Skip to main content
ARS Home » Pacific West Area » Corvallis, Oregon » Horticultural Crops Research » Research » Publications at this Location » Publication #292460

Research Project: Improved Strategies for Management of Soilborne Diseases of Horticultural Crops

Location: Horticultural Crops Research

Title: Exploring the characteristics of Pythium communities: Can knowledge about pathogen communities improve disease control?

Author
item Weiland, Jerry
item GARRIDO, PATRICIA - Oklahoma State University
item Grunwald, Niklaus - Nik
item GARZON, CARLA - Oklahoma State University

Submitted to: Phytopathology
Publication Type: Abstract Only
Publication Acceptance Date: 3/28/2013
Publication Date: 11/1/2013
Citation: Weiland, G.E., Garrido, P., Grunwald, N.J., Garzon, C. 2013. Exploring the characteristics of Pythium communities: Can knowledge about pathogen communities improve disease control?. In: Phytopathology. Annual Meeting of the American Phytopathological Society, August 10-14, 2013, Austin, Texas.

Interpretive Summary:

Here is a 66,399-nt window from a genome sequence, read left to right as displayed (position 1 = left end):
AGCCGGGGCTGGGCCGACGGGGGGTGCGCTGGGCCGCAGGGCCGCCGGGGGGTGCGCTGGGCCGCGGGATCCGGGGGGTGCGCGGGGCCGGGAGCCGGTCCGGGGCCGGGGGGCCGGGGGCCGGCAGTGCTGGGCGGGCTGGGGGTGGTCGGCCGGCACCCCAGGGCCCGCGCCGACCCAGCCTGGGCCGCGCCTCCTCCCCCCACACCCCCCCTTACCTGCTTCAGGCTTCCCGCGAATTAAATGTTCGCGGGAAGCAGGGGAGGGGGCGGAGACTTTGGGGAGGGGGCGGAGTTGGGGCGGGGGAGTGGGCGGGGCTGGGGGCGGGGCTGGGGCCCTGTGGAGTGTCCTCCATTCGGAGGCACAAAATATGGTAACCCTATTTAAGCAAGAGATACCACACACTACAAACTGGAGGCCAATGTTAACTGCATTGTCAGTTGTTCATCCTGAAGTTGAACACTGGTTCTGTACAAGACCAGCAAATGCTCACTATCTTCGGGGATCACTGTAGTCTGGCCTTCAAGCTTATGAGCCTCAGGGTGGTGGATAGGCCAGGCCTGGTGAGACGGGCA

Technical Abstract: Pythium species are an important component of the soilborne pathogen complex, causing damping-off of tree seedlings in forest nurseries. However, little is known about the phenotypic or genotypic diversity of forest nursery Pythium communities because disease control relies almost exclusively on chemical fumigants with broad spectrum efficacy. As fumigant use declines worldwide, knowledge about these communities will be necessary to develop new and more selective disease control measures. To this end, we are characterizing Pythium communities at three forest nurseries. To date, 19 Pythium species have been identified and population analyses indicate different degrees of genetic diversity for three commonly isolated species, P. irregulare, P. sylvaticum, and P. ultimum. In greenhouse trials with inoculated Douglas-fir seedlings, eight species each were categorized as either highly virulent or weakly virulent. In paired-culture assays, variation was observed among Pythium species and isolates in suppression by Streptomyces lydicus, a biocontrol agent. The variability found within these Pythium communities exemplifies the difficulty encountered in trying to find a single disease control measure to replace fumigation. An integrated pest management approach involving coordinated measures, each of which target a different component of a given pathogen complex, may be necessary to manage diseases caused by multiple pathogen species.